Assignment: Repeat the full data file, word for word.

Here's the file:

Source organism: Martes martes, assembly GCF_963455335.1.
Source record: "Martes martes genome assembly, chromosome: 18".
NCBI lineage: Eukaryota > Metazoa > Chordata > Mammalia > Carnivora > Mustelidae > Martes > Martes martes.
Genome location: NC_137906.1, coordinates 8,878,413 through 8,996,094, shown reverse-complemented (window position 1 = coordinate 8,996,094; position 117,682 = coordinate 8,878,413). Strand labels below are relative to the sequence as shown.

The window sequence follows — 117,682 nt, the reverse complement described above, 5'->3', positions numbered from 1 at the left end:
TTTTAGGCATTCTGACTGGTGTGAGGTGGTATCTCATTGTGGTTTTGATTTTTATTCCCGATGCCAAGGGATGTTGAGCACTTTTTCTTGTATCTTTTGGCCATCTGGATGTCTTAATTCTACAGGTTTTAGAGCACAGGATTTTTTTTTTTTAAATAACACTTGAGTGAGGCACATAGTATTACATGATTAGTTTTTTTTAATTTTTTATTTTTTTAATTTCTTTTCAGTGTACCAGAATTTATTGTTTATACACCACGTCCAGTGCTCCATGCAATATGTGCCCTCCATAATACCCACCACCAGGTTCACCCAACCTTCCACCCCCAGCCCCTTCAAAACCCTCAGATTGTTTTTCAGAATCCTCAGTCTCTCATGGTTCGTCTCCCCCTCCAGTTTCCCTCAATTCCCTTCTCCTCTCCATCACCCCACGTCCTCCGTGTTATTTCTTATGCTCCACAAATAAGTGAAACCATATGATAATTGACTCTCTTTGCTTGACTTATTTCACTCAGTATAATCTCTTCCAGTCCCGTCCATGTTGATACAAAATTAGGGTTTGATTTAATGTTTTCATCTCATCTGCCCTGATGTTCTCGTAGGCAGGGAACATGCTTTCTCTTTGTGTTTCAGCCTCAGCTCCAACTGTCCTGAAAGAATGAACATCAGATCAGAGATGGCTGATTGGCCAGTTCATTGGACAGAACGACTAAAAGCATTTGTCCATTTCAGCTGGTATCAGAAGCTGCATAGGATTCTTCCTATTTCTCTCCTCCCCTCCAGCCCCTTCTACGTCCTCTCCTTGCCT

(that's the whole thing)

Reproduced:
Source organism: Martes martes, assembly GCF_963455335.1.
Source record: "Martes martes genome assembly, chromosome: 18".
NCBI lineage: Eukaryota > Metazoa > Chordata > Mammalia > Carnivora > Mustelidae > Martes > Martes martes.
Genome location: NC_137906.1, coordinates 8,878,413 through 8,996,094, shown reverse-complemented (window position 1 = coordinate 8,996,094; position 117,682 = coordinate 8,878,413). Strand labels below are relative to the sequence as shown.

The window sequence follows — 117,682 nt, the reverse complement described above, 5'->3', positions numbered from 1 at the left end:
TTTTAGGCATTCTGACTGGTGTGAGGTGGTATCTCATTGTGGTTTTGATTTTTATTCCCGATGCCAAGGGATGTTGAGCACTTTTTCTTGTATCTTTTGGCCATCTGGATGTCTTAATTCTACAGGTTTTAGAGCACAGGATTTTTTTTTTTTAAATAACACTTGAGTGAGGCACATAGTATTACATGATTAGTTTTTTTTAATTTTTTATTTTTTTAATTTCTTTTCAGTGTACCAGAATTTATTGTTTATACACCACGTCCAGTGCTCCATGCAATATGTGCCCTCCATAATACCCACCACCAGGTTCACCCAACCTTCCACCCCCAGCCCCTTCAAAACCCTCAGATTGTTTTTCAGAATCCTCAGTCTCTCATGGTTCGTCTCCCCCTCCAGTTTCCCTCAATTCCCTTCTCCTCTCCATCACCCCACGTCCTCCGTGTTATTTCTTATGCTCCACAAATAAGTGAAACCATATGATAATTGACTCTCTTTGCTTGACTTATTTCACTCAGTATAATCTCTTCCAGTCCCGTCCATGTTGATACAAAATTAGGGTTTGATTTAATGTTTTCATCTCATCTGCCCTGATGTTCTCGTAGGCAGGGAACATGCTTTCTCTTTGTGTTTCAGCCTCAGCTCCAACTGTCCTGAAAGAATGAACATCAGATCAGAGATGGCTGATTGGCCAGTTCATTGGACAGAACGACTAAAAGCATTTGTCCATTTCAGCTGGTATCAGAAGCTGCATAGGATTCTTCCTATTTCTCTCCTCCCCTCCAGCCCCTTCTACGTCCTCTCCTTGCCT